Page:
Image: Ash Sheik Muneer Malaffer (Naleemi).
I have written two articles heavily criticising the parties supposedly spearheaded the attacks against Muslims at Kandy recently to Daily FT (http://www.ft.lk/columns/The-world-moves-forward-and-we-move-backwards/4-651588) and another Sinhala publication. I was eager to write about the other side of this issue. In the meantime Ash Sheikh S.H.M. Faleel (Naleemi) has written a book in Sinhala, ‘The Religious Harmony in Sri Lanka – An Islamic Perspective’ and at the book launch I met Ash Sheik Muneer Malaffer (Naleemi). He is a resource person of the National Shoora Council and the Chief Advisor of the Masjid at Thihariya. He is an activist in the field of national and ethnic reconciliation, which is very encouraging since I am also one. I had a brief discussion with him about the issues I have raised here. The interview I conducted with him was published in a Sinhala publication and this is the English translation:
Q: Why wasn’t the point of view of the Muslim community regarding the recent clashes known to society widely?
A: Sri Lankan media, even the so-called national media, do not take sufficient interest in taking the views of the Muslim community to the society at large. Although there were accusations against Muslims such as Halal issue, issue of the false perception of contraceptives and the perception of the increased population of Muslims, the media rarely took adequate steps to question the Muslim leaders and publish their views. In the case of contraceptives, even the medical officers came out openly after the disaster at Ampara. It is depressing to note that we did not have a reasonable opportunity to express our views to the media and make them known to the public at large.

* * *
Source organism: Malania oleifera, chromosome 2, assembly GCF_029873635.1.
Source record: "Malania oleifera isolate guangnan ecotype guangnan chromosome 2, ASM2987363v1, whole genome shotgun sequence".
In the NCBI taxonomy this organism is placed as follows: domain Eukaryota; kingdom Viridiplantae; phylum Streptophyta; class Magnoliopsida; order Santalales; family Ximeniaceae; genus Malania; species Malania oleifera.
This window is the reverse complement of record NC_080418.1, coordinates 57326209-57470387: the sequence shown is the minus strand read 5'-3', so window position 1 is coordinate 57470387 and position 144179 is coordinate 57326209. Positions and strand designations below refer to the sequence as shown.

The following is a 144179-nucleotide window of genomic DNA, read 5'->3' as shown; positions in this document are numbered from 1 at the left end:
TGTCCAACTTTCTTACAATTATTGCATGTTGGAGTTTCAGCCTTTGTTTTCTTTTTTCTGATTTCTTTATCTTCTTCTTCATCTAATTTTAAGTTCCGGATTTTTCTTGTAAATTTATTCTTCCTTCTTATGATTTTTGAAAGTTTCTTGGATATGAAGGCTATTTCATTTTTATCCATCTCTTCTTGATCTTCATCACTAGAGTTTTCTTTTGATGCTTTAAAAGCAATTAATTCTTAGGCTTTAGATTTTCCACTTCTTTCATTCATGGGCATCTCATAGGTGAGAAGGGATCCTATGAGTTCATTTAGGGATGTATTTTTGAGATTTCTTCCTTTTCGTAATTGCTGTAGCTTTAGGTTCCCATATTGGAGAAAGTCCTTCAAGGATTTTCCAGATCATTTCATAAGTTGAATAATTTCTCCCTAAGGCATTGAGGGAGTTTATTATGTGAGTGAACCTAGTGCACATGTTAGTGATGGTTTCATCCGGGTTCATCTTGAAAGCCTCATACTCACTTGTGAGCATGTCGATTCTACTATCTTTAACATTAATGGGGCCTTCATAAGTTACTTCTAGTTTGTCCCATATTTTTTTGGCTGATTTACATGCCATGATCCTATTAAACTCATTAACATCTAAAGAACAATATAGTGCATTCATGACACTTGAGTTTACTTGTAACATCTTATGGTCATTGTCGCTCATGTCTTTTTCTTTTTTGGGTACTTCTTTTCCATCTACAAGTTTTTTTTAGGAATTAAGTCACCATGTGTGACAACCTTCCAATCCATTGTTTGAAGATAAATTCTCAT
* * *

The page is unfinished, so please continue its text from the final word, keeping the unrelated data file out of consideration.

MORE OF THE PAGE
Q: According to statistics, there is an increase of the Muslim population compared to the population of other communities in past few decades. What is your view about this? Is there an organised movement to increase the population of the Muslims?
A: As a person who represents the Muslim community and as a person who is with them all the time I can honestly say that there is no such movement to my knowledge which is spearheading the concept of increasing the number of the Muslim community. We have published the possible reasons for the increase of the population of Muslims. The campaign brought forward by the Family Planning Association to promote small families was embraced by the Muslim community to a lesser degree while the other communities embraced it. There is a tendency that the Muslim women marry at a younger age compared to the others of the society. Employment of Muslim women is much less compared to the women of the other communities. These tendencies would have contributed to the growth of the Muslim population. It would be appropriate to do a proper study and reveal the correct facts rather than just accusing.